Huskies enter fall camp Saturday with question marks at quarterback, receiver and offensive line.

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Entering their second season with Chris Petersen as the coach, the Huskies begin fall camp Saturday at Husky Stadium, 27 days before the Sept. 4 season opener at Boise State. Here, a primer on the UW offense:

Jeff Lindquist, jr., 6-3, 245
K.J. Carta-Samuels, rs-fr., 6-2, 220
Jake Browning, fr., 6-2, 206
Tony Rodriguez, jr., 6-3, 185
Anthony Berg, jr., 6-2, 214*

Outlook: It’s a three-man competition for the starting quarterback job, left vacant after 2014 starter Cyler Miles retired from the sport this summer, citing a chronic hip injury. Lindquist, the Mercer Island graduate, has an advantage in that he’s the only QB on the roster with experience, having started the season opener last year at Hawaii. But Petersen said last week at Pac-12 media days it’s a wide-open race. “It always seems like the media kind of thinks we play our cards close to the vest and we kind of know who the (starter) might be, but we really don’t know,” Petersen said. “We don’t. I wish we did.” Carta-Samuels is a dual-threat wild card — and a legitimate threat to win the job. Browning probably has the most upside, and his sensational high school career has generated a lot of hope and hype. Petersen said he would prefer for Rodriguez, a JUCO transfer, to redshirt this season.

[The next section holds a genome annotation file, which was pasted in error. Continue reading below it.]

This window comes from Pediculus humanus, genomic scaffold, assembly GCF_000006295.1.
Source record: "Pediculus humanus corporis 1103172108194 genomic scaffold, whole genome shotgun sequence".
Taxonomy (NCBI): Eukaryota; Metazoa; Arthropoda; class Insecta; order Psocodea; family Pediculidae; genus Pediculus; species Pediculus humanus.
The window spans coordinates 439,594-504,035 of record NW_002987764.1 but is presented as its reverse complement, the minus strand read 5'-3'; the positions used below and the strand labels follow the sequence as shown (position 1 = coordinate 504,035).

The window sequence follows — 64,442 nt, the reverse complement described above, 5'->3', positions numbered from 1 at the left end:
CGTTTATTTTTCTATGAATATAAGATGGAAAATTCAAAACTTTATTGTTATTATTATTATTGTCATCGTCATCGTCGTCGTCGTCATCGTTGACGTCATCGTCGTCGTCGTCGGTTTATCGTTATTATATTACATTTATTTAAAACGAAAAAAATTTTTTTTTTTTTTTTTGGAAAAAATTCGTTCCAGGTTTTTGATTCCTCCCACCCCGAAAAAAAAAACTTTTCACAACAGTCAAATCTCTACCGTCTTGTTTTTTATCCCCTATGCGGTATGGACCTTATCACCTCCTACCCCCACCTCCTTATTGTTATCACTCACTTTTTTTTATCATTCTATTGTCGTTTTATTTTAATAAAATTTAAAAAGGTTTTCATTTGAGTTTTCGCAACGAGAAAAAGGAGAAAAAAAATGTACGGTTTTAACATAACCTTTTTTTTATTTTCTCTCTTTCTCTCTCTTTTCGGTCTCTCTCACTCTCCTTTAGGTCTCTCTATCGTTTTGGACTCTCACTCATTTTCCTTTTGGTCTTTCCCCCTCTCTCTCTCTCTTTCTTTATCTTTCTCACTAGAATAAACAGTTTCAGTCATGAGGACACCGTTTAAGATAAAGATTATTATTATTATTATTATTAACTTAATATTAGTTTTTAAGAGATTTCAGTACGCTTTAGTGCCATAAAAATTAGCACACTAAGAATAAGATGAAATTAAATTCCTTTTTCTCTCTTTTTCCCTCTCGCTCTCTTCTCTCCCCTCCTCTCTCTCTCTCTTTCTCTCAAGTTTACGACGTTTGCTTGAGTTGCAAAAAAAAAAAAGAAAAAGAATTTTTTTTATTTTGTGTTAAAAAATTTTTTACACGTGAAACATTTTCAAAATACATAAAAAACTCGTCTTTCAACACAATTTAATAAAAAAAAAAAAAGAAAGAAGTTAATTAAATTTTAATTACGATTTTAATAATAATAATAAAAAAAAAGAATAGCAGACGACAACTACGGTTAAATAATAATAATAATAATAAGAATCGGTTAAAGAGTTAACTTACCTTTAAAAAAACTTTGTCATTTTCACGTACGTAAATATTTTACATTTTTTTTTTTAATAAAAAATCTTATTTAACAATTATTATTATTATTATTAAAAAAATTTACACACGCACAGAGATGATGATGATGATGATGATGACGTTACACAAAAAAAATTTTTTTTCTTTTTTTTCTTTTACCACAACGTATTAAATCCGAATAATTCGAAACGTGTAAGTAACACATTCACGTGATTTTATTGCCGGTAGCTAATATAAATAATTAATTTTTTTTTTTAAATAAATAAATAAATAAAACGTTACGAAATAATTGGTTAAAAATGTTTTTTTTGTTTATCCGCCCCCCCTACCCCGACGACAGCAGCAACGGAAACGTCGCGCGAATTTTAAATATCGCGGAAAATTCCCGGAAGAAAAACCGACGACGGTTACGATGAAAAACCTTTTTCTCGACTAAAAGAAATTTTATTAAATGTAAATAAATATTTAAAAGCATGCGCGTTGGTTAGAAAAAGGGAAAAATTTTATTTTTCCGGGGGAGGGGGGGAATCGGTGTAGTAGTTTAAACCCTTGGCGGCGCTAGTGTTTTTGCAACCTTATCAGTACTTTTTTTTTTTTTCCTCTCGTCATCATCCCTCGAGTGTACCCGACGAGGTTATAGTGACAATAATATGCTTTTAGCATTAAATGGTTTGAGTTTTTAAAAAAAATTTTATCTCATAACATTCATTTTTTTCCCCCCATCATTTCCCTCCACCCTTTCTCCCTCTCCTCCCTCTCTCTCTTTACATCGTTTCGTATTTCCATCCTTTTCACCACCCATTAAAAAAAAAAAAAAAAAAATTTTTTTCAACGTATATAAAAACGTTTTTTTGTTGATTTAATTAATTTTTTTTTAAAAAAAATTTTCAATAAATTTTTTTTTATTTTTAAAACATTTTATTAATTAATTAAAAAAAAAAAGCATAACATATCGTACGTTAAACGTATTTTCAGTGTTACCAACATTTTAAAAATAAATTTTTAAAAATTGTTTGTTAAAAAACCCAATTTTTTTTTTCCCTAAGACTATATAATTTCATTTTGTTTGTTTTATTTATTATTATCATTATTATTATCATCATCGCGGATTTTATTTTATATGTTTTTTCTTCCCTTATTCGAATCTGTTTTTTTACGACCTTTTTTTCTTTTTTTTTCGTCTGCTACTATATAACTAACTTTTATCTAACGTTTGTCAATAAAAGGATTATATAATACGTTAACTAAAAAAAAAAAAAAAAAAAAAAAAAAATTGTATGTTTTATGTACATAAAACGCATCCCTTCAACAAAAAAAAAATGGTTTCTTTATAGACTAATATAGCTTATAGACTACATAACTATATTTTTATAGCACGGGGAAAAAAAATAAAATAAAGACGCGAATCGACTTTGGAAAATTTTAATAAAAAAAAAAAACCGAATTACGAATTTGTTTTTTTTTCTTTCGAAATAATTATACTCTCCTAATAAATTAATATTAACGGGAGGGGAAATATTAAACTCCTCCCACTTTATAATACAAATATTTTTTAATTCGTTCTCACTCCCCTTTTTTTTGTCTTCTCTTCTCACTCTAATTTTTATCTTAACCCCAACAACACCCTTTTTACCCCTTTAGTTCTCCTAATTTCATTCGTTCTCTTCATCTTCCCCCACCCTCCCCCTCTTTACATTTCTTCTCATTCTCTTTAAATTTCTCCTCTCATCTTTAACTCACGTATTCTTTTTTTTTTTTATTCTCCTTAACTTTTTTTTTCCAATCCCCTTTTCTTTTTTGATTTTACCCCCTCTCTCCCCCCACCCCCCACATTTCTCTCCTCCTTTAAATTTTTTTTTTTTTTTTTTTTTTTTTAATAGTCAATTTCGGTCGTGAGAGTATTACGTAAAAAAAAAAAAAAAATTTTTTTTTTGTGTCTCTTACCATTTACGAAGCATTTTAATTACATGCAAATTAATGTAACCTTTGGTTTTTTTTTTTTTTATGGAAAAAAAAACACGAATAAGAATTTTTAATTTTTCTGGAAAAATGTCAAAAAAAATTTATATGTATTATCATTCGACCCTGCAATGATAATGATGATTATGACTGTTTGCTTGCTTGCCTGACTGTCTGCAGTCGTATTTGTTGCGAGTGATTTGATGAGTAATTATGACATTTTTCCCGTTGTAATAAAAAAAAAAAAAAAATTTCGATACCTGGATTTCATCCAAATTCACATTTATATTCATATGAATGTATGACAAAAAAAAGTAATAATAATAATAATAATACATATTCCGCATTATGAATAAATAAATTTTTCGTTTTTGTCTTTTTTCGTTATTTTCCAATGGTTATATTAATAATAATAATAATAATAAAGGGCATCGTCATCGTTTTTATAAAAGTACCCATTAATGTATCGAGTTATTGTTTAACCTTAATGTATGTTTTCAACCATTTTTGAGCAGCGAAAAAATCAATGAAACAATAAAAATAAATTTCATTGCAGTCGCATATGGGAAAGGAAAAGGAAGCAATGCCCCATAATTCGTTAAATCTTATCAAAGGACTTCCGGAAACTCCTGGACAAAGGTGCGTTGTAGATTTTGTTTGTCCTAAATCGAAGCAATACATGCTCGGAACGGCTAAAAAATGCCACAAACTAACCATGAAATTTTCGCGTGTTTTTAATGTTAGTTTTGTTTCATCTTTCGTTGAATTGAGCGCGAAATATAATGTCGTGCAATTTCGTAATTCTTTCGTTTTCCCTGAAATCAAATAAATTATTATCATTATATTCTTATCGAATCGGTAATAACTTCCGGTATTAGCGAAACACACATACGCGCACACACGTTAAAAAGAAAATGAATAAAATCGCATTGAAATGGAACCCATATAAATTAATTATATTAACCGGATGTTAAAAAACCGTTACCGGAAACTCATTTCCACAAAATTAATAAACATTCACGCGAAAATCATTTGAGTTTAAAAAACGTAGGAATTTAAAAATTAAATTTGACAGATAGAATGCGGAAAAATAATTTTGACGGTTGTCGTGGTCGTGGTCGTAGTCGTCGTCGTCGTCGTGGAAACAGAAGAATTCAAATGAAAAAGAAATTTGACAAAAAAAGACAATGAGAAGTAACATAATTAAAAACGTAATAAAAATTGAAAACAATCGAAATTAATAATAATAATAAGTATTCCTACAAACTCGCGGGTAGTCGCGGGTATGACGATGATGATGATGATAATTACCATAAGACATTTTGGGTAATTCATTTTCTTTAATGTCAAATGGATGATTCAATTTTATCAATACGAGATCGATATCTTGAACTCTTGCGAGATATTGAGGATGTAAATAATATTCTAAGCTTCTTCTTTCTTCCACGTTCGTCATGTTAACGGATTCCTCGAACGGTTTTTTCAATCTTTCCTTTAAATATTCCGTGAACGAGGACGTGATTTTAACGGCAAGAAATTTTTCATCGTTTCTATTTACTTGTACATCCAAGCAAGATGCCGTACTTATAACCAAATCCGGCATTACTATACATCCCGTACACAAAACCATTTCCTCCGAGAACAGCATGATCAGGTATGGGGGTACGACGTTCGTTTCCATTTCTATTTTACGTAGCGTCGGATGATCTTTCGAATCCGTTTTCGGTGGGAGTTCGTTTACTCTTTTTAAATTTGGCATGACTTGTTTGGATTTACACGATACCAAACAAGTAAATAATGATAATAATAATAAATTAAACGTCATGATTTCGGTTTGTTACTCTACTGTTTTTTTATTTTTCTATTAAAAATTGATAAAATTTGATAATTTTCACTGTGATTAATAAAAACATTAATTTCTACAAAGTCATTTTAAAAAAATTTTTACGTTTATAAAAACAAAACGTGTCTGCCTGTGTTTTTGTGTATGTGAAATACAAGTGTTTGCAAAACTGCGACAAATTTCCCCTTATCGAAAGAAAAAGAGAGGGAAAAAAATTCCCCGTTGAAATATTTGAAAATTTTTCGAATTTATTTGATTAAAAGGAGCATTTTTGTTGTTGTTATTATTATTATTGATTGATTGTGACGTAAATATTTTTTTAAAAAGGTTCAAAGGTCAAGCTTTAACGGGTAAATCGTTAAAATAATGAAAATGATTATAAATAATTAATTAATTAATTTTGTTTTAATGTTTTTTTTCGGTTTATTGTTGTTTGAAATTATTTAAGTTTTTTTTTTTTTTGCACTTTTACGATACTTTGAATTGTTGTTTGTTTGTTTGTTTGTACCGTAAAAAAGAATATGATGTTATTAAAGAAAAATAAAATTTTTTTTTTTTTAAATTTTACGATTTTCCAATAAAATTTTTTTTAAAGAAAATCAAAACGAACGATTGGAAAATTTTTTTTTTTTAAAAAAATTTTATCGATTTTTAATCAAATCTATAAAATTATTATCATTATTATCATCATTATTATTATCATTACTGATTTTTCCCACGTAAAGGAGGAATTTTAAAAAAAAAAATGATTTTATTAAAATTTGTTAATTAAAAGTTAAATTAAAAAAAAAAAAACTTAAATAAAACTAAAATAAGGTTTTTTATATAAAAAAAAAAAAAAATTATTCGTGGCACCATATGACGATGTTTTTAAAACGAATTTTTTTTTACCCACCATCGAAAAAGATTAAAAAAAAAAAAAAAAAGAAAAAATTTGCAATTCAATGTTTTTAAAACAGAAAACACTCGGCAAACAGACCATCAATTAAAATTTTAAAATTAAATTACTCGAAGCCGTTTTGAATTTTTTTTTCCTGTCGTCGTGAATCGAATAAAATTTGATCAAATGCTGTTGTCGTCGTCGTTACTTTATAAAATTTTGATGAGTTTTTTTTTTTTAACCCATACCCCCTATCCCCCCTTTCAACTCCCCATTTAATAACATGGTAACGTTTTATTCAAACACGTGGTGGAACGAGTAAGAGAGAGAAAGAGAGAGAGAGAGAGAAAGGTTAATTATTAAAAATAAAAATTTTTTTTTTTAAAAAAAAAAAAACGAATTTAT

*denotes walk-on

Husky football opponents preview:


Dwayne Washington, jr., 6-2, 226
Lavon Coleman, so., 5-11, 222
Deontae Cooper, jr., 5-11, 200
Jomon Dotson, r-fr., 5-10, 174
Myles Gaskin, fr., 5-9, 192
Ralph Kinne, so., 5-10, 214*
Gavin McDaniel, r-fr., 5-8, 188*

Outlook: I’ve said before that Dwayne Washington might be the most underrated player in the Pac-12. In UW’s updated roster, he’s now listed at 226 pounds — an impressive size for a running back, particularly for one who has clocked a hand-time 4.42-second 40-yard dash. With the uncertainty at QB, it seems likely that the Huskies would again try to rely heavily on the running game (they ran the ball more frequently than anyone in the Pac-12 last season, with mixed results), and it’s fair to expect a big season from Washington. Cooper and Coleman are certainly capable backups, and they should also continue to get quality carries to keep Washington fresh. Dotson was one of the breakout players in the spring and it’ll be interesting to see how he might fit into the offense as a “splash” type player this season.